How to grow a Lemon Tree in the UK - all you need to know
Do you fancy growing your own little lemon tree? If you do, you'll need quite a bit of patience. From planting your pip, it will take around 3 years before it flowers and fruits. But then the effort you put in to grow a lemon tree will be rewarded with delightful perfumed white flowers, glossy green leaves and brightly coloured fruit.
One key thing you will need, if you want to grow your own lemon trees in the UK, is some indoor space. Lemon trees can go outside in summer but need to be inside all winter. Ideally an unheated conservatory as they love light and don't like central heating.
What variety of Lemon Tree to Choose
If you want to buy a tree rather than planting lemons from seed, then you need to buy the right one. Pot grown lemon trees will never get as large as those grown in the ground. But it is still best to choose a dwarf variety for growing lemons in containers. "Improved Meyer" or "Ponderosa," are good varieties to choose. Most dwarf trees only reach 1–1.5m (3–5ft) tall in a pot.
If you are trying to grow lemons from seed the first thing to do is to find a lemon that has pips as these days not all of them do (this was discovered the hard way when trying to film my little lemon planting Reel!) Once you have a lemon with pips in I am afraid that there is no way to tell if the tree it came from was a dwarf one. Dwarf lemon trees produce full size fruits (who knew?) So, you will just have to take your chances with your pip and see what size tree you get!
The good news is that lemon trees are self-fertile, so a single plant is able to produce fruit. So no need for a lemon orchard!
What pot to use for a Lemon Tree
When you grow a lemon tree in a pot, the first thing you need to get right is the drainage. Lemon trees do not like waterlogged roots, so don't fall for a pretty pot with no drainage holes!
For small trees, a 30cm (12") diameter container is a good place to begin. As your trees grow you will need to gradually increase the size of the pot to eventually 45cm to 60cm (18" to 24").
Any pot material will do - plastic, metal, ceramic and terracotta are all suitable but remember you will need to move it. A pot full of compost, complete with tree, will be heavy, and decorative pots such as terracotta will add weight.
Planting a Lemon seed
Start with a lemon, a warm, sunny windowsill - your little lemon will want at least eight full hours of light per day as it grows - and a small pot.
There are specially formulated citrus composts but any potting medium will work. Add to it up to 20% sharp sand or grit to ensure good drainage.
How to plant a lemon pip
Prep your lemon seed by removing all of the pulp from its surface just before you are ready to plant. The easy way to do this is to suck it.
Whilst the seed is still moist, plant about 1 1/2 cm (1/2") deep and cover.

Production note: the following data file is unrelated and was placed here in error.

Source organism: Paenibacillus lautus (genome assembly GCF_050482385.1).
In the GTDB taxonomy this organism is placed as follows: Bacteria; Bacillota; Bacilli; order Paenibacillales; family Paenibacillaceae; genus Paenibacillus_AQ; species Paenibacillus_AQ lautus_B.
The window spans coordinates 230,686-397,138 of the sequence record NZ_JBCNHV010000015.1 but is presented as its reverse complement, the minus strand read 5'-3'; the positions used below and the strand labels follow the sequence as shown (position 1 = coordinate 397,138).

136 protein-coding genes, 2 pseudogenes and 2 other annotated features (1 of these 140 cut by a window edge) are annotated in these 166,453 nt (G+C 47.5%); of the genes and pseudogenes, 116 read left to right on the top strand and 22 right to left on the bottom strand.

Spray the soil again with water - place the pot in a clear plastic bag with a few holes punched in the top. And put it in your warm, sunny location.
Spray on more water occasionally, not allowing the soil to dry out.
The seedling should emerge after about 2 weeks. At this point you can take it out of the plastic bag.
Look after it by keeping the soil damp and by giving it organic fertiliser. Watch over it to ensure it is not attacked by bugs or diseases. Prune off any dead leaves when necessary.
Whether you have a tree or a seedling you will need to repot it each year around March time. As with most plants it is good to go up the pot sizes gradually so don't jump from a 3" to a 18" in one go. The procedure for repotting is much the same as that outlined above for planting a seed. If you can't repot - it will get trickier as your lemon tree gets bigger - then at least refresh the pot by replacing the top 5cm (2") of growing medium with fresh compost.
Growing Lemons in Vigoroot
Lemon Trees grow well in Vigoroot pots because they air prune the roots of the plant. This means that they never get pot bounding . You can start them in a 5L pot.
But Vigoroot pots aren't the prettiest so if you want to use one indoors then you may want to put it in a decorative pot. If you do this then ensure that there is at least an inch gap all round so that the roots can air prune. And also put some big stones in the bottom. This will allow your lemon tree to grow in a much smaller volume of compost than in a standard pot. It will also ensure that it keeps fruiting in years to come. Fruit trees will stop fruiting if they become pot bound and this is often irreversible.
Check out this blog for How to Care for a lemon tree and discover how to feed it, when and how to prune your lemon tree, how to harvest lemons and what lemon tree pests and diseases to look out for.
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